MB, AK, WB, PK, and PB: conception and organization of the research project. MB, AK, WB, ET, and AZ: execution of the research project. MB, AK, and WB: writing of the first draft of the manuscript. ET, NM, TN, SM, MV, AZ, JB, LT, PB, and PK: review and critique of the manuscript. All authors: contributed to the article and approved the submitted version.
This work was supported by an unrestricted fund from Boston Scientific.
Conflict of Interest
MB, WB, and SM received travel and accommodation funding from Boston Scientific unrelated to the research covered in this article. PK reports grants and fees for lecturing from Boston Scientific (paid to employer) and grants from Swiss National Science Foundation, ROGER DE SPOELBERCH Foundation, Bertarelli Foundation, Annemarie Opprecht Foundation, Parkinson Schweiz, and the Michael J. Fox Foundation, outside the submitted work.
The remaining authors declare that the research was conducted in the absence of any commercial or financial relationships that could be construed as a potential conflict of interest.
We thank all participants for taking part in this study. We thank Emmanuel Laurent for his assistance in creating Figure 1. We thank Jennifer Dobson for proofreading this manuscript.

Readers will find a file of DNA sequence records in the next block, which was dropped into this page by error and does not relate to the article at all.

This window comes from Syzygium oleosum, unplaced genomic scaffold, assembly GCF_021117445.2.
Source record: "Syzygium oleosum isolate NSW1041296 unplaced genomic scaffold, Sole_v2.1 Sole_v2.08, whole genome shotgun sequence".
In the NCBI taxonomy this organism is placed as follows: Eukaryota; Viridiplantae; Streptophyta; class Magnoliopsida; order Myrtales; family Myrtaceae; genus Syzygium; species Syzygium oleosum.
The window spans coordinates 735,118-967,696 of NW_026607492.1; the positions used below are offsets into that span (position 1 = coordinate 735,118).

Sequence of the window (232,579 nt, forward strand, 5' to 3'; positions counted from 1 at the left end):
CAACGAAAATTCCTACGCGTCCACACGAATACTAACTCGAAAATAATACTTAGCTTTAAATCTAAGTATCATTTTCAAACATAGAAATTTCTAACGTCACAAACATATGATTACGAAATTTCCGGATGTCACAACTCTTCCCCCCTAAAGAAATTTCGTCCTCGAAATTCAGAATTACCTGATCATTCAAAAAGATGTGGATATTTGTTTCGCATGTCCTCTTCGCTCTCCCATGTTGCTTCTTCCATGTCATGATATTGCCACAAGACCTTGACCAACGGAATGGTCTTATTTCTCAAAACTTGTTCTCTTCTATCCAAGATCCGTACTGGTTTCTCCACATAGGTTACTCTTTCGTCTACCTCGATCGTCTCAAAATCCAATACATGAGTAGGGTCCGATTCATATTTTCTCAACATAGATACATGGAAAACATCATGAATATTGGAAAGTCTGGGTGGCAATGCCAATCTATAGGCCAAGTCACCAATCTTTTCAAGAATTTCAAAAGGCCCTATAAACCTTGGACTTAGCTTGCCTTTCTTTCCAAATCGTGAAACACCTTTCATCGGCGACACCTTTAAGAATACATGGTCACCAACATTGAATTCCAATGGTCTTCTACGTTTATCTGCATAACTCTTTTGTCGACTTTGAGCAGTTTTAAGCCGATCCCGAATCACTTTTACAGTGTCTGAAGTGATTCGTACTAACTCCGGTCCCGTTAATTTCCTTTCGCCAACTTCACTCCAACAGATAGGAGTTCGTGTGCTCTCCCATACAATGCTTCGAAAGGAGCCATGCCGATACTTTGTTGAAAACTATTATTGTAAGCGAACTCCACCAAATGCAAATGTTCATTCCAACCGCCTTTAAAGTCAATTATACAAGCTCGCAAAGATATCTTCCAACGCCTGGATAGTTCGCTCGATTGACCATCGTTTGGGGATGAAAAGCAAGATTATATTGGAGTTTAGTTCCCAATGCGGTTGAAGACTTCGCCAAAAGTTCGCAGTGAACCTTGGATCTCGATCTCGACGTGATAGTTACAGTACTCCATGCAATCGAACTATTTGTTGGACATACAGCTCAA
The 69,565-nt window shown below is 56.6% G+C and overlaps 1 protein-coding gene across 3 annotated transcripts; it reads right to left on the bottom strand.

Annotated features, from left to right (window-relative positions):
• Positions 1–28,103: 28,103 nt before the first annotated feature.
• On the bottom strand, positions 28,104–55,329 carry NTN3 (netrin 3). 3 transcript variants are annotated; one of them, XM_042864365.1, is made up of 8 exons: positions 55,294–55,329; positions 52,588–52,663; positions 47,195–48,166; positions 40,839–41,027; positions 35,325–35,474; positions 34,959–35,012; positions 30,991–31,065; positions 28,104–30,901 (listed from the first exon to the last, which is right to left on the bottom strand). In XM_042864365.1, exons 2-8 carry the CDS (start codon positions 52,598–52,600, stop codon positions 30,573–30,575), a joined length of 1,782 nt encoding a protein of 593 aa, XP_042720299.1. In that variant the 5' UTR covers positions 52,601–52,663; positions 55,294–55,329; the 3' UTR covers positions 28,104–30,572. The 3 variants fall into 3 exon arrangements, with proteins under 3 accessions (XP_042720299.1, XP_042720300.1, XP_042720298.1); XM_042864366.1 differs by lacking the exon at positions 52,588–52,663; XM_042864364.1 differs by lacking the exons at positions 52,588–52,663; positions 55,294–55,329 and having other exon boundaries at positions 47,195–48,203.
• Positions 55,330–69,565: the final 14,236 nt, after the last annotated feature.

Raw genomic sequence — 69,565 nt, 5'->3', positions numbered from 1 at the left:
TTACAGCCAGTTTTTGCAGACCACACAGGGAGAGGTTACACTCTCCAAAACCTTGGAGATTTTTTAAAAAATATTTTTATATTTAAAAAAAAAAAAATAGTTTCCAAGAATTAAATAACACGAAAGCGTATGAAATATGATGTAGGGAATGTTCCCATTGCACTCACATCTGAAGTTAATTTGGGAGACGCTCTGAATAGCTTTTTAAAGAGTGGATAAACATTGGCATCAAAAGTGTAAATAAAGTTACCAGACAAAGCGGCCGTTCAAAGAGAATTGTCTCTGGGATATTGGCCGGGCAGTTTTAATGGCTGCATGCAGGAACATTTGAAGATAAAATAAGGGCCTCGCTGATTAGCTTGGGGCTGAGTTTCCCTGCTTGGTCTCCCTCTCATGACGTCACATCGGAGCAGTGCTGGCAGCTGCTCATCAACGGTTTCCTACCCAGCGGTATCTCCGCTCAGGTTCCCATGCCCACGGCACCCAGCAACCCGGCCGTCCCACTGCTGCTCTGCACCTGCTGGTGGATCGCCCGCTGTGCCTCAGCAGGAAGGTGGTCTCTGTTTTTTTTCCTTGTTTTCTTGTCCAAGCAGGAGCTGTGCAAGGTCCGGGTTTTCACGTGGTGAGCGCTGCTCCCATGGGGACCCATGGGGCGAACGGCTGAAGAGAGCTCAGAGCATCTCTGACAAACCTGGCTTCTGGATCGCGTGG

STN, subthalamic nucleus; DBS, deep brain stimulation; VTA, volume of tissue activated; CTA, capsular threshold amplitude; VTA-CTA, VTA modeled capsular threshold amplitude; IC, internal capsule; CSNT, corticospinal and corticonuclear tracts.
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Keywords: Parkinson's disease, deep brain stimulation, subthalamic nucleus, capsular prediction, volume of tissue activated
Citation: Béreau M, Kibleur A, Bouthour W, Tomkova Chaoui E, Maling N, Nguyen TAK, Momjian S, Vargas Gomez MI, Zacharia A, Bally JF, Fleury V, Tatu L, Burkhard PR and Krack P (2020) Modeling of Electric Fields in Individual Imaging Atlas for Capsular Threshold Prediction of Deep Brain Stimulation in Parkinson's Disease: A Pilot Study. Front. Neurol. 11:532. doi: 10.3389/fneur.2020.00532
Received: 16 February 2020; Accepted: 13 May 2020;
Published: 02 July 2020.
Edited by:Mayela Rodríguez-Violante, Instituto Nacional de Neurología y Neurocirugía Manuel Velasco Suárez, Mexico
Reviewed by:Chengyuan Wu, Thomas Jefferson University, United States
Laura Rizzi, University of Milano-Bicocca, Italy
Copyright © 2020 Béreau, Kibleur, Bouthour, Tomkova Chaoui, Maling, Nguyen, Momjian, Vargas Gomez, Zacharia, Bally, Fleury, Tatu, Burkhard and Krack. This is an open-access article distributed under the terms of the Creative Commons Attribution License (CC BY). The use, distribution or reproduction in other forums is permitted, provided the original author(s) and the copyright owner(s) are credited and that the original publication in this journal is cited, in accordance with accepted academic practice. No use, distribution or reproduction is permitted which does not comply with these terms.
*Correspondence: Matthieu Béreau, email@example.com
†These authors have contributed equally to this work and share first authorship